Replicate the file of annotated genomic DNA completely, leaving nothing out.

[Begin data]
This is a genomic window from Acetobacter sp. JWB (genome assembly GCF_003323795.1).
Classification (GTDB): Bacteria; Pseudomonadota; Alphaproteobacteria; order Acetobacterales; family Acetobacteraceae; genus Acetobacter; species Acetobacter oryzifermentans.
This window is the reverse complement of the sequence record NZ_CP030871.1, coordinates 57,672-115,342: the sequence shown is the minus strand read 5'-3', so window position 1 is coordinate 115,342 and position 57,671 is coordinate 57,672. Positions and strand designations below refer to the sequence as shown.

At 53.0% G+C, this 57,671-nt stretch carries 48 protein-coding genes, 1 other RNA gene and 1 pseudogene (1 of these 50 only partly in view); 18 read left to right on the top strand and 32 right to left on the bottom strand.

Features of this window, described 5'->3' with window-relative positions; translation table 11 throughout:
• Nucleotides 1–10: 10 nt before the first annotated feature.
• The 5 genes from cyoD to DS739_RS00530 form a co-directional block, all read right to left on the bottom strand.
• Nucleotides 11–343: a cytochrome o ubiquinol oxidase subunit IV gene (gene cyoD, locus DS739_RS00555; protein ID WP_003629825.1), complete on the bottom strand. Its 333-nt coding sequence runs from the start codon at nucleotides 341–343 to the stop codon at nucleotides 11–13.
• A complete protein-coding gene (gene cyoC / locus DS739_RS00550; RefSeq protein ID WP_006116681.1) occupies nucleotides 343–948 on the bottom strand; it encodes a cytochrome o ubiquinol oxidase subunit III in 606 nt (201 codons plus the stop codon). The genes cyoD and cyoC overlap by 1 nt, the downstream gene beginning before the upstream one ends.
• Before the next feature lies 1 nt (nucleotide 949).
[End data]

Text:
This is a genomic window from Acetobacter sp. JWB (genome assembly GCF_003323795.1).
Classification (GTDB): Bacteria; Pseudomonadota; Alphaproteobacteria; order Acetobacterales; family Acetobacteraceae; genus Acetobacter; species Acetobacter oryzifermentans.
This window is the reverse complement of the sequence record NZ_CP030871.1, coordinates 57,672-115,342: the sequence shown is the minus strand read 5'-3', so window position 1 is coordinate 115,342 and position 57,671 is coordinate 57,672. Positions and strand designations below refer to the sequence as shown.

At 53.0% G+C, this 57,671-nt stretch carries 48 protein-coding genes, 1 other RNA gene and 1 pseudogene (1 of these 50 only partly in view); 18 read left to right on the top strand and 32 right to left on the bottom strand.

Features of this window, described 5'->3' with window-relative positions; translation table 11 throughout:
• Nucleotides 1–10: 10 nt before the first annotated feature.
• The 5 genes from cyoD to DS739_RS00530 form a co-directional block, all read right to left on the bottom strand.
• Nucleotides 11–343: a cytochrome o ubiquinol oxidase subunit IV gene (gene cyoD, locus DS739_RS00555; protein ID WP_003629825.1), complete on the bottom strand. Its 333-nt coding sequence runs from the start codon at nucleotides 341–343 to the stop codon at nucleotides 11–13.
• A complete protein-coding gene (gene cyoC / locus DS739_RS00550; RefSeq protein ID WP_006116681.1) occupies nucleotides 343–948 on the bottom strand; it encodes a cytochrome o ubiquinol oxidase subunit III in 606 nt (201 codons plus the stop codon). The genes cyoD and cyoC overlap by 1 nt, the downstream gene beginning before the upstream one ends.
• Before the next feature lies 1 nt (nucleotide 949).